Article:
Jesus’ parables were cameos of the kingdom of God, visual stimuli for our imagination. They transport us from injustice and oppression to a world where humans are reconciled with their heavenly king, and therefore give each other the same dignity, care and restorative grace that our sovereign has given us. Continue reading “Why parables?”
Should I be seeing Christ when I read the Psalms?
The Psalms are powerful, enduring songs from ancient Israel that still inspire us today. They praise the character of our heavenly sovereign, giving thanks for what he has done. They lament when things aren’t working out as they should under God’s reign. That’s the power of the Psalms: in joy and injustice, they refocus us on the one who rules. The heart of the Psalms is the refrain, The Lord reigns!
When Christians read the Psalms, we’re faced with a puzzle: Should I see Jesus in Israel’s ancient songs? Or should I read them as Israel understood them before Jesus’ time? Are the Psalms intended to be prophetic, about the one who was to come? Continue reading “Jesus in the Psalms?”
There was this special day when Jesus discussed his identity with his followers. It must have been important for Jesus to take them 40 kilometres north of Galilee, a two-day journey to the headwaters of the Jordan River at Caesarea Philippi.
According to local legend, the cave there was the entrance to the underworld. There were two temples: one dedicated to the Greek god Pan, and another temple to honour Roman emperor. Surrounded by these competing claims for power — spiritual, religious, and political — Jesus asked them how they understood his identity: “Who do people say I am? … And what about you? Who do you say I am?” (Mark 8:27, 29).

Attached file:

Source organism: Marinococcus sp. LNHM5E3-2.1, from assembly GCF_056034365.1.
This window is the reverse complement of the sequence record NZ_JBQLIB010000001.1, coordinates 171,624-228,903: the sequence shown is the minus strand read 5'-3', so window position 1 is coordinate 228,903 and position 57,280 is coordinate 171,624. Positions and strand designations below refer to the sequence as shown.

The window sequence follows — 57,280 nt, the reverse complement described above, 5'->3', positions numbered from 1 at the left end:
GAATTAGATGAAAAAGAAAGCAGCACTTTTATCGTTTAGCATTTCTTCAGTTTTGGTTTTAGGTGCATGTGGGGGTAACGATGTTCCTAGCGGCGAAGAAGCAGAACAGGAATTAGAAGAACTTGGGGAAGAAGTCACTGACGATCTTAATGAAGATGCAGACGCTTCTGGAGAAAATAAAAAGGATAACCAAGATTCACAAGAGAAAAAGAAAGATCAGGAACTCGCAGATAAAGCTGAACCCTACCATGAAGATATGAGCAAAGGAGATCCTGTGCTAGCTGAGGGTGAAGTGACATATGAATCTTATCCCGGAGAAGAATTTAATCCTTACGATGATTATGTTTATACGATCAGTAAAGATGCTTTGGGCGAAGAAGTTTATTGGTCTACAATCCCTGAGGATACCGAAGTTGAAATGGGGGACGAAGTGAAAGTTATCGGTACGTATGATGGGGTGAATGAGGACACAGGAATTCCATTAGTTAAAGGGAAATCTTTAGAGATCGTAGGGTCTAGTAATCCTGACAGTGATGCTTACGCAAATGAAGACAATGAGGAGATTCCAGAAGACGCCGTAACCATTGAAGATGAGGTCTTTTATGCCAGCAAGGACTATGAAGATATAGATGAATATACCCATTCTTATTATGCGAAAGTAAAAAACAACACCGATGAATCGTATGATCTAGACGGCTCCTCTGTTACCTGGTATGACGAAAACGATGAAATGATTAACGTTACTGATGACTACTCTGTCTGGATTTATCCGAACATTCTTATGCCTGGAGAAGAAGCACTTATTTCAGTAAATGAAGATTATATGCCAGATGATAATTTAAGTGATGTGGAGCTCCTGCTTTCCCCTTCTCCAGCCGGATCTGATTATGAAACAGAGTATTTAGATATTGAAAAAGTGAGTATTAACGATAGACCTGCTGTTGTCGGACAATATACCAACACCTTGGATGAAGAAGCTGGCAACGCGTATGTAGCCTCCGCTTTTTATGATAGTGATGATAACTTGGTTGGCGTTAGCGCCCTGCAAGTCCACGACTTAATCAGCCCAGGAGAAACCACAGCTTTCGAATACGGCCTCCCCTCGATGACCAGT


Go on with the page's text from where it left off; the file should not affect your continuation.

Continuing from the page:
This was Peter’s great confession. The synoptic Gospels record his answer slightly differently:
Mark 8 29 Peter answered, “You are the Messiah.”
Matt 16 16 Simon Peter answered, “You are the Messiah, the Son of the living God.”
Luke 9 20 Peter answered, “God’s Messiah.” (NIV)
There’s no problem with the differences. Biographers regularly condense dialogue, and occasionally they expand it for emphasis or to explain the sense. The question is, Did the Gospel writers think Peter had made two significant statements about Jesus, or one? Continue reading “What does ‘Son of God’ mean (Matthew 16:16)?”
We got stuck on when God’s kingdom comes, instead of who is king.
In the last two centuries, studies on the kingdom of God got bogged down in debate over when the kingdom comes. Is it already present now, or is it something Jesus will set up when he returns?
Wrong question: focusing on the When has obscured the Who. Continue reading “Who, not when”
After eight years on this topic, I’m attempting a simple definition:
The kingdom of God is: earth living as the community under divine governance.
At the most basic level, kingdom implies two entities in relationship: a king, and the community under his reign. In the kingdom of God, God is king, and all the people and creatures on earth live as the community under his governance.